“Come to the Dark Side… We have Kittens”: Cementing the Islamic State, and why Counter-Terrorism won’t break it.
It is difficult to believe that just over a year ago, in August 2013, the self-proclaimed Islamic State [IS] was an organisation clinging to the shadows, asserting its presence in the only way it could after being chased underground by a US troop surge and an exasperated indigenous Sunni insurgency in Iraq. Far from launching conventional military assaults in Iraqi and Syrian towns and cities, or parading triumphantly with flags waving through Raqqa and Mosul, the Islamic State spent most of 2013 engaged in a grizzly bombing campaign engaging Iraqi military checkpoints and, more often, far softer civilian targets. It was a campaign that resembled more a child’s tantrum than a conventional State military campaign; its only discernible goal seemingly to remind the world that they were still there, even if they were not strong enough to openly reveal themselves. The Islamic State of August 2013 was a terrorist organisation – a State it was not.
The Islamic State of August 2014 to the present is a very different beast indeed. Not only has the group successfully transitioned from isolated bombings to conventional warfare along tangible frontlines, the group has also transitioned from a terrorist organisation to something they can begin to call a separatists enclave – if not a state. It is this transition which anti-Islamic State policy makers seem to be struggling to catch up with. While the Islamic State has changed its tactics, its enemies have not. As this article will illustrate, the anti-IS Coalition’s current “death from above” counter-terrorism strategy is unlikely to work as long as the Islamic State is able to convince its constituents that it is no longer terrorist organisation.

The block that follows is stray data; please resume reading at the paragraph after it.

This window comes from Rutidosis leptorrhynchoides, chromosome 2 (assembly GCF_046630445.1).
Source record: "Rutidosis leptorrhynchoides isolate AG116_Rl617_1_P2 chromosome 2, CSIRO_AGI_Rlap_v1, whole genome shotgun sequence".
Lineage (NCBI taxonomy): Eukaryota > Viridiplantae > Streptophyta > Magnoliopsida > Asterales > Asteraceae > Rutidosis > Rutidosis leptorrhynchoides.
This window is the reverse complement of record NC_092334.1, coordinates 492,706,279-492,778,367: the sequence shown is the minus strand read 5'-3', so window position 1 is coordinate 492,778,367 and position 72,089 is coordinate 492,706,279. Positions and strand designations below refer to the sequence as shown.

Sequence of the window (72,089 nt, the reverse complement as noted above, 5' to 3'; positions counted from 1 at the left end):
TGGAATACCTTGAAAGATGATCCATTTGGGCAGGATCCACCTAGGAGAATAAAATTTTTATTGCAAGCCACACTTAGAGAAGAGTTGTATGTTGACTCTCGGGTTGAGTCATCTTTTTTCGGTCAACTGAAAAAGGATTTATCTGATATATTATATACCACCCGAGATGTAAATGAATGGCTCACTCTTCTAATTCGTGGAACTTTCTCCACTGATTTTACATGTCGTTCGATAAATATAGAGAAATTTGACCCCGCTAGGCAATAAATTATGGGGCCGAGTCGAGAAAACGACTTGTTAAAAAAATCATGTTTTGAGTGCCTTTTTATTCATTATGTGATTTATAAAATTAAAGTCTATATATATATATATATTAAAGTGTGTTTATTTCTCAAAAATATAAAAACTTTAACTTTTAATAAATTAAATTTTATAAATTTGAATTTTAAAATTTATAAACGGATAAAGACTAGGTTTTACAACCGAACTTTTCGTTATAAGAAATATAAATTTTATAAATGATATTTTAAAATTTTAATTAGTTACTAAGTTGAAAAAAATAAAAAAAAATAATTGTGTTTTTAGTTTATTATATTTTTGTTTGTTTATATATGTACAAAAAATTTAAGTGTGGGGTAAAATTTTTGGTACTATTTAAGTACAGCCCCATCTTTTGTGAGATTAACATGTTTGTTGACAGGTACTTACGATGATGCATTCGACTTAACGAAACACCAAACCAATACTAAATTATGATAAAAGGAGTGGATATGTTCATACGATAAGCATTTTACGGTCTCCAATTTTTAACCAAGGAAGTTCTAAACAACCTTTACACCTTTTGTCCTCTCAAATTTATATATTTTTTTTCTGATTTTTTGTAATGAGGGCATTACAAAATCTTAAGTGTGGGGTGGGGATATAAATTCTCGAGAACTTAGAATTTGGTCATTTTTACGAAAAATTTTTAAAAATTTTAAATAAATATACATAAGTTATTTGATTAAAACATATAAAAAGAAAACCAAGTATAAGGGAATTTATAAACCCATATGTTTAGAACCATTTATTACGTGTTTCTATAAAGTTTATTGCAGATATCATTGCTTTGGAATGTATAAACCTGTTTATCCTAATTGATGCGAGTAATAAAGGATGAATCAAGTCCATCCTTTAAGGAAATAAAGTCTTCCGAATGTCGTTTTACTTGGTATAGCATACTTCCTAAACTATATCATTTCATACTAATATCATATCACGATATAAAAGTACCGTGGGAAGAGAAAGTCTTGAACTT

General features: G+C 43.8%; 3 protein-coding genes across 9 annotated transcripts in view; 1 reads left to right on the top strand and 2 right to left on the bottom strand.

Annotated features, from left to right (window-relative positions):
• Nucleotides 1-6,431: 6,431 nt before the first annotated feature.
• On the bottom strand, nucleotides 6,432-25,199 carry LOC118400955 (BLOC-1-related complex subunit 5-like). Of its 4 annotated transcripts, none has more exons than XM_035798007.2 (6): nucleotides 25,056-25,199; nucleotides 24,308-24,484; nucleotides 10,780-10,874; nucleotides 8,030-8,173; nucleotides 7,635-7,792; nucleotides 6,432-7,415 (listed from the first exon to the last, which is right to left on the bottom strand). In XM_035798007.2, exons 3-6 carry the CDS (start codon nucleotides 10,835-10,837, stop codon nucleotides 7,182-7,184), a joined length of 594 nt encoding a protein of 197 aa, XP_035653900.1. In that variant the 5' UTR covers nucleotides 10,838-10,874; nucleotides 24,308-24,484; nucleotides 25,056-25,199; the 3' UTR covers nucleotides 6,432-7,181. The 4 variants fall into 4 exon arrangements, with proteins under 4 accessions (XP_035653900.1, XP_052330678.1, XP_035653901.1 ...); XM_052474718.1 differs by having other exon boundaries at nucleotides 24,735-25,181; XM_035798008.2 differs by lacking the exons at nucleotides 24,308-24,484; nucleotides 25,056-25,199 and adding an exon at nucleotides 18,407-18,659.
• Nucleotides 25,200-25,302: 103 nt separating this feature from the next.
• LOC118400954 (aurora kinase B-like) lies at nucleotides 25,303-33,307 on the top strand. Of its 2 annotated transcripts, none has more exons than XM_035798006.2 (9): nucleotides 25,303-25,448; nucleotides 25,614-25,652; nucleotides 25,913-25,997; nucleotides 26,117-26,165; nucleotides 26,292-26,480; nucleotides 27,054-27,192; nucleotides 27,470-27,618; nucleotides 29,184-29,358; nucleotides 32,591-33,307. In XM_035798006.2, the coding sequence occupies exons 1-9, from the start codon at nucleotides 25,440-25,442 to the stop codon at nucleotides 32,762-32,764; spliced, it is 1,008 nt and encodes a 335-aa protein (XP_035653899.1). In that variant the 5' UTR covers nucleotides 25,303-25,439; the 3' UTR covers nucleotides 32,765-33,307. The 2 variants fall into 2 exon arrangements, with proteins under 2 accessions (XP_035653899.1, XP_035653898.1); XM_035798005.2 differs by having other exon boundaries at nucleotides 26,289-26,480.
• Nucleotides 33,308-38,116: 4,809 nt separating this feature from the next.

Much as the Islamic State’s enemies try to deny it (stubbornly referring to the group as ISIL or Daesh so as not to dignify its assertion of sovereignty), the organisation is growing more and more adept at presenting itself as a viable territorial entity to those who wish to see it. In recent months the group has further burnished its territorial credentials, circulating an Islamic State National Anthem and making overtures towards institutionalising its own currency. Moreover, the group has begun to augment its traditionally gruesome, terroristic propaganda with portrayals of a softer, more humane Islamic State. IS’ Media Wing, al-Hayat Media Centre, has devoted a whole division – al-Itisam – to broadcasting this soft face of the IS Caliphate. Videos and Tweets have portrayed IS fighters distributing sweets and ice cream to children and even setting up a bouncy castle, while another video depicted ethnic Malay children receiving education under the Islamic State – demonstrating the Caliphate to be a welcoming new homeland to all who would approach them. Most striking however has been the attempts to humanise IS fighters – an attempt to reconcile the brutality of battle and execution footage circulated by al-Hayat’s military division; al-Furqan. Fighters are frequently depicted smiling as they mingle with Iraqi and Syrian civilians, often distributing gifts and aid. Many western media outlets reacted with mockery when it emerged that IS fighters had begun uploading “selfies” of themselves cuddling and playing with cats under the Twitter hashtag #ISILCats. The reality however is that such propaganda is humanising these fighters who, just a year before, were undeniably terrorists of the most inhumane kind. The fact that school girls from France, the UK and Austria have run away from their homes to live under the Islamic State’s Caliphate are testament to the humanising power of such Tweets.